Manual Mode (M): A camera mode that allows the photographer to manually set both the aperture and shutter speed, giving full control over the exposure settings. This mode is often used when the photographer wants precise control over the creative aspects of the image, such as depth of field and motion blur.

Megapixel: One million pixels, used as a unit of measurement for the resolution of digital images.

Metering: The process by which a camera measures the light in a scene to determine the optimal exposure settings.

Mirrorless Camera: A type of digital camera that does not use a mirror and prism system, instead relying on an electronic viewfinder or live view on the rear screen.

Noise: Unwanted visual artifacts, such as grain or speckles, in a digital image, often caused by high ISO settings or long exposures.

Optical Zoom: A feature of some camera lenses that allows for magnification by changing the focal length, without degrading image quality.

Panning: A photography technique that involves moving the camera horizontally in sync with a moving subject, resulting in a sharp subject and a blurred background.

Prime Lens: A fixed focal length lens, as opposed to a zoom lens, which can offer better image quality and larger apertures.

RAW: A file format that contains unprocessed image data directly from the camera's sensor, allowing for more control during post-processing.

Rule of Thirds: A compositional guideline that suggests dividing an image into nine equal parts and placing the subject along one of the vertical or horizontal lines or at an intersection point.

Shutter: A mechanical device in a camera that opens and closes to control the duration of light exposure on the sensor or film.

Shutter Priority (S or Tv): A camera mode that allows the photographer to choose the shutter speed, while the camera automatically adjusts the aperture to achieve the correct exposure.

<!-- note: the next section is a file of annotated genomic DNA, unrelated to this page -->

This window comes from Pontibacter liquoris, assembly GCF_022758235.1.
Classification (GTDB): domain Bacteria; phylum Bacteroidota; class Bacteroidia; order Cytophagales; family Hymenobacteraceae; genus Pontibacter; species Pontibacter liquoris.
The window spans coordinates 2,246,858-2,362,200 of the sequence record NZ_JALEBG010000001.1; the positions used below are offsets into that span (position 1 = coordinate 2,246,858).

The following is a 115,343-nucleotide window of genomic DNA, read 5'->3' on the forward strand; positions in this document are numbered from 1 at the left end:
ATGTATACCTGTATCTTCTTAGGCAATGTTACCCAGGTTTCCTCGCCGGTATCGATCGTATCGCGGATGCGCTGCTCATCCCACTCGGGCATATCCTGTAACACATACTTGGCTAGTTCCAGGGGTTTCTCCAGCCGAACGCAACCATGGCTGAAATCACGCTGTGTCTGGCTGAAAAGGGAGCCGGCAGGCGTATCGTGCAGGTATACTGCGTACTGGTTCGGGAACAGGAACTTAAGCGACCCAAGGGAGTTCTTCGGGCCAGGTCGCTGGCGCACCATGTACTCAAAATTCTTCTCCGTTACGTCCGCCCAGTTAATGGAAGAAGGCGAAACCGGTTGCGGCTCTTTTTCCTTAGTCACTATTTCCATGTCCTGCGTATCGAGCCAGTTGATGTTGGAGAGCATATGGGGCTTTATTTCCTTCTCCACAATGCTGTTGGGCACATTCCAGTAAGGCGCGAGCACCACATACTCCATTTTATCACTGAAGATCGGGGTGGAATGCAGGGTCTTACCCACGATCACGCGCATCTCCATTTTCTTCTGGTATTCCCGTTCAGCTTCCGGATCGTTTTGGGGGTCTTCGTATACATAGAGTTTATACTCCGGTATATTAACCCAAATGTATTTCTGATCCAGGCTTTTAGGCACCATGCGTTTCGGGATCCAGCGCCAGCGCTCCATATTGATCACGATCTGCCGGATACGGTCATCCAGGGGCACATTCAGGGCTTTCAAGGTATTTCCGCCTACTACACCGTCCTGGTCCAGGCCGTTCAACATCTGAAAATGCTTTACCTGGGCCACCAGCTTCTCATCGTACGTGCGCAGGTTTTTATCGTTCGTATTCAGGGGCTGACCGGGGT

Shutter Speed: The length of time the camera's shutter remains open, controlling the amount of light that reaches the sensor or film.

Single Autofocus (AF-S): A camera's autofocus system that locks focus once it has been achieved, typically used for stationary subjects.

Spot Metering: A camera's metering mode that measures the light in a small area of the scene, often the center or a user-selected point.

Telephoto Lens: A lens with a long focal length, typically greater than 70mm, that magnifies the subject and can create a shallow depth of field.

Time Lapse: A photography technique that involves taking a series of images at set intervals and then combining them into a video to show the passage of time.

Tripod: A three-legged stand used to stabilize a camera, often necessary for long exposures or precise compositions.

Vignetting: A reduction of an image's brightness or saturation at the corners, often caused by lens limitations or intentionally added during post-processing.

White Balance: The adjustment of a camera's color settings to ensure that whites and other colors appear accurate under different lighting conditions.

Wide-Angle Lens: A lens with a short focal length, typically less than 35mm, that captures a wide field of view and can exaggerate perspective.

Zoom Lens: A lens with a variable focal length, allowing the photographer to change the magnification of the subject without physically moving closer or farther away.

Zone System: A technique developed by Ansel Adams and Fred Archer for determining optimal exposure and development in black and white photography, based on dividing the tonal range into ten zones.